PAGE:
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Elections and voting explained

Elections and voting explainedFind out how elections work and how you can make your voice heard.

Registering to vote

To vote in an election, you need to be registered. You can register to vote online at any time after your 16th birthday, although you won't be able to vote until you are 18. It's a good idea to register as early as you can to make sure that you can vote when the election happens.

You'll need your National Insurance Number to register to vote.

Students can register both at home and in the place where they are studying. They can vote in local elections in both areas, but it's illegal to vote in both areas in a general election.

When you register, you'll be asked if you want to appear on the 'open register'. This is a list of the names and addresses of registered voters which anyone can buy. Appearing on the open register might mean you get more junk mail.

You'll also be asked if you want to apply for a postal vote. Saying 'yes' won't automatically mean you can vote by post. You'll be sent an application form, which you'll need to complete and send back to get your postal vote.

Register to vote.

How to vote

There are three ways to vote:

  • In person, at a polling station
  • By post, if you apply for a postal vote in advance
  • By nominating someone else to go to the polling station for you

Voting in person

In the run-up to the election, you should receive a polling card through the post. This tells you where the polling station (the place you go to vote) is. It will normally be a public building, like a school, town hall or church. The polling station will be open from 7am to 10pm on the day of the election, but if you arrive near to closing time and there is a queue, you might not be able to vote.

You don't need to take anything with you to vote, but you can take your polling card to show who you are. The polling station staff will ask for your name and address and give you the voting papers for the elections that are taking place.

You'll go into a polling booth to fill in your papers. This makes sure that nobody else can see how you vote. Each paper will have instructions on how to fill it in: make sure you follow these carefully, or your vote might not count.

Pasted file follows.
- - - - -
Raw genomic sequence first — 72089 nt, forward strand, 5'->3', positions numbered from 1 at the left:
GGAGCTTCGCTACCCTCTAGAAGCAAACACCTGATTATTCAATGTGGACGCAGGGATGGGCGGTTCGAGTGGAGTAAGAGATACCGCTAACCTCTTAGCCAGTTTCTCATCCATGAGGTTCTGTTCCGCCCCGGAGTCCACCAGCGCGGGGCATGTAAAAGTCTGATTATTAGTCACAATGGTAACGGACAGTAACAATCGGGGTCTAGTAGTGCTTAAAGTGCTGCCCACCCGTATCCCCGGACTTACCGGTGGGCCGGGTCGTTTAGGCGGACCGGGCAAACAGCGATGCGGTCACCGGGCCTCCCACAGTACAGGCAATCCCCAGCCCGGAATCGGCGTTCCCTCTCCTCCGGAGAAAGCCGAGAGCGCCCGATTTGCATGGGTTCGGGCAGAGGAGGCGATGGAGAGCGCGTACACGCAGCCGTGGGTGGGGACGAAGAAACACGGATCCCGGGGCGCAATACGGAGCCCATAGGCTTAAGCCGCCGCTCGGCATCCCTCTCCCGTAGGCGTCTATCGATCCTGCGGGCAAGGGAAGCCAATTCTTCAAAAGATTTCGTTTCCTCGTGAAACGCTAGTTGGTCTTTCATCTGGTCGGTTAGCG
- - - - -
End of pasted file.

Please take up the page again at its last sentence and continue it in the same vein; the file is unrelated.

When you've filled in your paper, you put it into the ballot box. If there is more than one election, you'll put each paper in a different box, so make sure you match them up properly. They will normally be colour-coded to make this easier.

Voting by post

You can choose to vote by post. If you do, you will be sent your voting papers in advance. You'll need to fill them in at home along with a special form, then post them back using a provided envelope. It's important to post your vote as quickly as possible to make sure it arrives on time, but if you leave it too late, you can take it to the polling station on election day instead.

Anyone can vote by post – you don't need to give a reason. You can download an application form online.

Voting by proxy

In some situations, you can get somebody else to vote for you. This could be an option if you won't be in the country or you have a medical problem that makes it difficult to get to the polling station.

You'll need to fill in a form to do this. Do this as early as possible to make sure your application is dealt with on time – at least a week before election day.

Anyone who is registered and allowed to vote can be your proxy, but it should be someone who you can trust.

Types of election

There are a number of different kinds of election that you might participate in. These will often be scheduled on the same day, so you'll vote in more than one kind of election at once. Make sure you check which elections are taking place well in advance so you can decide who you want to vote for.

General elections

In a general election, you vote to decide who your MP will be. This decides who makes up the government. You'll get a list of the candidates' names and which political party they are standing for, and you can place a single vote for one candidate. Whoever gets the most votes will be the MP for your area.

General elections normally take place every five years.

Local elections

In local elections, you'll vote to decide who sits on your local council. The system is mostly the same as general elections, but you might be able to vote for more than one candidate: check the instructions on your ballot paper carefully.

In some areas, you'll also vote for a mayor. In mayoral elections, you'll get to pick a first and second choice, instead of simply picking a single candidate.

How often local elections happen depends on where you live, but it will be at least once every four years.

By-elections

A by-election is held when an MP, councillor or MEP needs to be elected outside the usual elections. This might happen because they have died or resigned, or because there was a problem with the election. By-elections work in the same way as the normal elections, but they won't be on a regular schedule.

Referendums

A referendum isn't technically an election: instead of being asked to choose between different candidates, you're asked to vote on a particular proposal, such as changing the voting system or the structure of the government. Referendums normally work in the same way as elections, but some of the rules about who can vote may be different. For example, in the Scottish independence referendum in 2014, the voting age was 16 instead of 18.

Make sure you read the question on the paper carefully: if it isn't clearly phrased, you can end up voting the opposite way to the one you intended.

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